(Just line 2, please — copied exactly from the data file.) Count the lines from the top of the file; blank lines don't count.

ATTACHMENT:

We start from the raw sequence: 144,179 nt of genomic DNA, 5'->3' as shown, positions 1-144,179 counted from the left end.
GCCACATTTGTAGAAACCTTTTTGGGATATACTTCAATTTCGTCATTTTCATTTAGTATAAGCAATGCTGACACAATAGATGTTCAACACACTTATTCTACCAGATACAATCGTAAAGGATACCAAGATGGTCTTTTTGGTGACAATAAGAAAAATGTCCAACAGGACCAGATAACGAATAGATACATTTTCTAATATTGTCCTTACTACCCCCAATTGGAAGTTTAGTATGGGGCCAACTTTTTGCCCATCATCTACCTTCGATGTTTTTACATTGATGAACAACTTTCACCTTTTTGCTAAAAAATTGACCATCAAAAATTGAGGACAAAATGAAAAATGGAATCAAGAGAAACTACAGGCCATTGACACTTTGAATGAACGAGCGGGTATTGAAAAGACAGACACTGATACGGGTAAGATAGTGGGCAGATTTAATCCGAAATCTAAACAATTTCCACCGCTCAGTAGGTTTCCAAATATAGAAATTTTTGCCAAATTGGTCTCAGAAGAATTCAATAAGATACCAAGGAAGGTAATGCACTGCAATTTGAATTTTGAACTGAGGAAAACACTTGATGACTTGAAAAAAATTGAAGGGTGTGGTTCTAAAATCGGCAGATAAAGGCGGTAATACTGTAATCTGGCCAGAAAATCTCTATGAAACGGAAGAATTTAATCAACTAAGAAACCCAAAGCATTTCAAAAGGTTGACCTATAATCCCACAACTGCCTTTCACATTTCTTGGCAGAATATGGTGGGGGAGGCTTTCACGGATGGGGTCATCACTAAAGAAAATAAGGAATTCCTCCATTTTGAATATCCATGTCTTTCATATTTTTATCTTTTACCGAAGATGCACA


GCCACATTTGTAGAAACCTTTTTGGGATATACTTCAATTTCGTCATTTTCATTTAGTATAAGCAATGCTGACACAATAGATGTTCAACACACTTATTCTACCAGATACAATCGTAAAGGATACCAAGATGGTCTTTTTGGTGACAATAAGAAAAATGTCCAACAGGACCAGATAACGAATAGATACATTTTCTAATATTGTCCTTACTACCCCCAATTGGAAGTTTAGTATGGGGCCAACTTTTTGCCCATCATCTACCTTCGATGTTTTTACATTGATGAACAACTTTCACCTTTTTGCTAAAAAATTGACCATCAAAAATTGAGGACAAAATGAAAAATGGAATCAAGAGAAACTACAGGCCATTGACACTTTGAATGAACGAGCGGGTATTGAAAAGACAGACACTGATACGGGTAAGATAGTGGGCAGATTTAATCCGAAATCTAAACAATTTCCACCGCTCAGTAGGTTTCCAAATATAGAAATTTTTGCCAAATTGGTCTCAGAAGAATTCAATAAGATACCAAGGAAGGTAATGCACTGCAATTTGAATTTTGAACTGAGGAAAACACTTGATGACTTGAAAAAAATTGAAGGGTGTGGTTCTAAAATCGGCAGATAAAGGCGGTAATACTGTAATCTGGCCAGAAAATCTCTATGAAACGGAAGAATTTAATCAACTAAGAAACCCAAAGCATTTCAAAAGGTTGACCTATAATCCCACAACTGCCTTTCACATTTCTTGGCAGAATATGGTGGGGGAGGCTTTCACGGATGGGGTCATCACTAAAGAAAATAAGGAATTCCTCCATTTTGAATATCCATGTCTTTCATATTTTTATCTTTTACCGAAGATGCACA